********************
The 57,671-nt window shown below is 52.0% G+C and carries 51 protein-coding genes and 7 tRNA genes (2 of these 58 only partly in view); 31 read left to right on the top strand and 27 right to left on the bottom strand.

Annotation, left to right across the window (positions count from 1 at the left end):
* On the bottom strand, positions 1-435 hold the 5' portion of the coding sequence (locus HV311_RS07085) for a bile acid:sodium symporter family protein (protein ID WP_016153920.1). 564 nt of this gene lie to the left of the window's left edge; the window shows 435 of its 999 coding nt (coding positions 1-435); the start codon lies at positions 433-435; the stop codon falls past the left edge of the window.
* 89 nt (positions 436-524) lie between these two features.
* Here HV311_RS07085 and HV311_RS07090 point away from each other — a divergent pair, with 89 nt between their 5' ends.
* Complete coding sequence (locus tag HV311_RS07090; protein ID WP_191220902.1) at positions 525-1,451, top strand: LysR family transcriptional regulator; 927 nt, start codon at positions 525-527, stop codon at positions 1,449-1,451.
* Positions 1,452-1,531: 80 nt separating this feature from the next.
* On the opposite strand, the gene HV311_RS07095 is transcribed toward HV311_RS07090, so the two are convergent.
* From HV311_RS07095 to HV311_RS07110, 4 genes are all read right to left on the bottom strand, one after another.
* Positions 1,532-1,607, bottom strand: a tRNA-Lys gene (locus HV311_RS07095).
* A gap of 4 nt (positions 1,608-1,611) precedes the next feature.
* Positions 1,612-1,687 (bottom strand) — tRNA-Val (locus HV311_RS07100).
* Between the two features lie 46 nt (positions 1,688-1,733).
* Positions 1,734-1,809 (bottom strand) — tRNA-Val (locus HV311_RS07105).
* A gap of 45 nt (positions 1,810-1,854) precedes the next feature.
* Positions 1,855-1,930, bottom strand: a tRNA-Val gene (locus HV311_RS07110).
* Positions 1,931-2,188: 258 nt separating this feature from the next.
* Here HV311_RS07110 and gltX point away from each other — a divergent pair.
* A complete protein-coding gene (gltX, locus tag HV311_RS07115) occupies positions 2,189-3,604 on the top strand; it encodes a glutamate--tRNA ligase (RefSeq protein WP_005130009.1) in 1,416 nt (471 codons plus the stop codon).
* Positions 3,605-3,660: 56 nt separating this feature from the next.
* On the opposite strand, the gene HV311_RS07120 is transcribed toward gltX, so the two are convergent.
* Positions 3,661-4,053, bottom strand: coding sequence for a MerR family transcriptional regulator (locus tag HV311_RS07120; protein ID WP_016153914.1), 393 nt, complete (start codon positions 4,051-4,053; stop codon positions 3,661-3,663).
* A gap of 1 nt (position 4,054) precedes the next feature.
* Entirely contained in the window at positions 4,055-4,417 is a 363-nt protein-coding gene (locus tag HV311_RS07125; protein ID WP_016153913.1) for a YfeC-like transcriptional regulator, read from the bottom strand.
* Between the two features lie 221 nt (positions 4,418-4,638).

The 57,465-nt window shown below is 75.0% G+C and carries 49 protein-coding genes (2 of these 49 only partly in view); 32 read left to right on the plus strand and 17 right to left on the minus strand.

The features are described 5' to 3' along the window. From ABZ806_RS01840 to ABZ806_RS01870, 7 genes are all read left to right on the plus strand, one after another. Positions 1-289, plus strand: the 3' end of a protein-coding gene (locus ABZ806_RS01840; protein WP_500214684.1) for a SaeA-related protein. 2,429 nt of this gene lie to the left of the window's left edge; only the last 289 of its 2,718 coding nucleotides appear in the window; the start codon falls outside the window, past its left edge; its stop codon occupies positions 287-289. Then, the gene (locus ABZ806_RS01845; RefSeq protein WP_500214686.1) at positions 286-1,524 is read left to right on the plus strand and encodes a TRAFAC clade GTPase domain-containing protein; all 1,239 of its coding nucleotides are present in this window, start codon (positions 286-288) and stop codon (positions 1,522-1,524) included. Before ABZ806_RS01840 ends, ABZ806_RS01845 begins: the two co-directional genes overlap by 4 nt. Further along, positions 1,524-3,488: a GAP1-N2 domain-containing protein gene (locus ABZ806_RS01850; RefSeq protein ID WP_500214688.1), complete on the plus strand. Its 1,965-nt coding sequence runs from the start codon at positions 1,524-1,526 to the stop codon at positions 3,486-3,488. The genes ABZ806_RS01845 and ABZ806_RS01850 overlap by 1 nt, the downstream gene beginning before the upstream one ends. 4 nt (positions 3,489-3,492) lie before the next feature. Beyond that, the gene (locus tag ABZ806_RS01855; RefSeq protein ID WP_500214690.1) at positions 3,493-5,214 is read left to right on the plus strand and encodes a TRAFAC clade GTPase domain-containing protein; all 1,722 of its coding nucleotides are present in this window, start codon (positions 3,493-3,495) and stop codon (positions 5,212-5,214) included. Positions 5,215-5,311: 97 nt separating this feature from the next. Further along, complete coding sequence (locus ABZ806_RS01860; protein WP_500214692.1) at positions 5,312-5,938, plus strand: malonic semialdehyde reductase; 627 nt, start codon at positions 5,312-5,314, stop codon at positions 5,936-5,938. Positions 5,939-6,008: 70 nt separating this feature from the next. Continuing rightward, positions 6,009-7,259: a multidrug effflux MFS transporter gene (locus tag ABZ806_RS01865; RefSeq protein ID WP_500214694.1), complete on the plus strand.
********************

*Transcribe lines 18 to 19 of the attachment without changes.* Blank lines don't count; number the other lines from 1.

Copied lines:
* Here HV311_RS07110 and gltX point away from each other — a divergent pair.
* A complete protein-coding gene (gltX, locus tag HV311_RS07115) occupies positions 2,189-3,604 on the top strand; it encodes a glutamate--tRNA ligase (RefSeq protein WP_005130009.1) in 1,416 nt (471 codons plus the stop codon).